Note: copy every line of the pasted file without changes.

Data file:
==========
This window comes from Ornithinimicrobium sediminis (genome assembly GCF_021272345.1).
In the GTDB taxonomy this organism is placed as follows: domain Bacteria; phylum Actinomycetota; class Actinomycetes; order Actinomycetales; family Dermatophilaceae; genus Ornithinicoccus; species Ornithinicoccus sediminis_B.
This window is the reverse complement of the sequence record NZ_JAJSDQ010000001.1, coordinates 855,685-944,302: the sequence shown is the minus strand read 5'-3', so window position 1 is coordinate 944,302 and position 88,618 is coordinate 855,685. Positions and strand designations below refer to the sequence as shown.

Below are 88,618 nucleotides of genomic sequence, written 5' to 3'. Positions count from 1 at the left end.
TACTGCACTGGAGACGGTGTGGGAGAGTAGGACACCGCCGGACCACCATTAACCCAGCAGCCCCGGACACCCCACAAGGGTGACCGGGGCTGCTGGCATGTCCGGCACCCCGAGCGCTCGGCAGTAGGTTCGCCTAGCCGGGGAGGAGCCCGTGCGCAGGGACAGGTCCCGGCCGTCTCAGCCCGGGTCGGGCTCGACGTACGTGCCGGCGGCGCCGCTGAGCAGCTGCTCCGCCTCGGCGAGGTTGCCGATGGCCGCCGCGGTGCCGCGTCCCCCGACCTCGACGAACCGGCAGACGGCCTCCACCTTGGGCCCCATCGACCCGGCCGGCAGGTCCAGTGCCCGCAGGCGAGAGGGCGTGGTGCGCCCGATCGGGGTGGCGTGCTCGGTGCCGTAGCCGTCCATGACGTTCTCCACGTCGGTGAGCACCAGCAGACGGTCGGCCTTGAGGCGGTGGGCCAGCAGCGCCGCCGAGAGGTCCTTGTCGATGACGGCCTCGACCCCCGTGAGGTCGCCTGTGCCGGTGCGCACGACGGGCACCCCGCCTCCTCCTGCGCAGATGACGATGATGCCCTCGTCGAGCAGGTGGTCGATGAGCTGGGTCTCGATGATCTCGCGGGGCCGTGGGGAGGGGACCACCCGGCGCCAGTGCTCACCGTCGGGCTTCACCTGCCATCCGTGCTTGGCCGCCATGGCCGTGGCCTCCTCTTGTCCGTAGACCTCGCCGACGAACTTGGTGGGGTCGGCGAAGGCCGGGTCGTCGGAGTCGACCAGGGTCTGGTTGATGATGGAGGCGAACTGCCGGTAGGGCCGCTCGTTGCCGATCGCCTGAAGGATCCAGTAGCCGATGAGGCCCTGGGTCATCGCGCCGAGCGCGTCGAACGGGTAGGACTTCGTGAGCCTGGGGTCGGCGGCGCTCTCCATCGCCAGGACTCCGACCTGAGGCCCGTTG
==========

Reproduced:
This window comes from Ornithinimicrobium sediminis (genome assembly GCF_021272345.1).
In the GTDB taxonomy this organism is placed as follows: domain Bacteria; phylum Actinomycetota; class Actinomycetes; order Actinomycetales; family Dermatophilaceae; genus Ornithinicoccus; species Ornithinicoccus sediminis_B.
This window is the reverse complement of the sequence record NZ_JAJSDQ010000001.1, coordinates 855,685-944,302: the sequence shown is the minus strand read 5'-3', so window position 1 is coordinate 944,302 and position 88,618 is coordinate 855,685. Positions and strand designations below refer to the sequence as shown.

Below are 88,618 nucleotides of genomic sequence, written 5' to 3'. Positions count from 1 at the left end.
TACTGCACTGGAGACGGTGTGGGAGAGTAGGACACCGCCGGACCACCATTAACCCAGCAGCCCCGGACACCCCACAAGGGTGACCGGGGCTGCTGGCATGTCCGGCACCCCGAGCGCTCGGCAGTAGGTTCGCCTAGCCGGGGAGGAGCCCGTGCGCAGGGACAGGTCCCGGCCGTCTCAGCCCGGGTCGGGCTCGACGTACGTGCCGGCGGCGCCGCTGAGCAGCTGCTCCGCCTCGGCGAGGTTGCCGATGGCCGCCGCGGTGCCGCGTCCCCCGACCTCGACGAACCGGCAGACGGCCTCCACCTTGGGCCCCATCGACCCGGCCGGCAGGTCCAGTGCCCGCAGGCGAGAGGGCGTGGTGCGCCCGATCGGGGTGGCGTGCTCGGTGCCGTAGCCGTCCATGACGTTCTCCACGTCGGTGAGCACCAGCAGACGGTCGGCCTTGAGGCGGTGGGCCAGCAGCGCCGCCGAGAGGTCCTTGTCGATGACGGCCTCGACCCCCGTGAGGTCGCCTGTGCCGGTGCGCACGACGGGCACCCCGCCTCCTCCTGCGCAGATGACGATGATGCCCTCGTCGAGCAGGTGGTCGATGAGCTGGGTCTCGATGATCTCGCGGGGCCGTGGGGAGGGGACCACCCGGCGCCAGTGCTCACCGTCGGGCTTCACCTGCCATCCGTGCTTGGCCGCCATGGCCGTGGCCTCCTCTTGTCCGTAGACCTCGCCGACGAACTTGGTGGGGTCGGCGAAGGCCGGGTCGTCGGAGTCGACCAGGGTCTGGTTGATGATGGAGGCGAACTGCCGGTAGGGCCGCTCGTTGCCGATCGCCTGAAGGATCCAGTAGCCGATGAGGCCCTGGGTCATCGCGCCGAGCGCGTCGAACGGGTAGGACTTCGTGAGCCTGGGGTCGGCGGCGCTCTCCATCGCCAGGACTCCGACCTGAGGCCCGTTG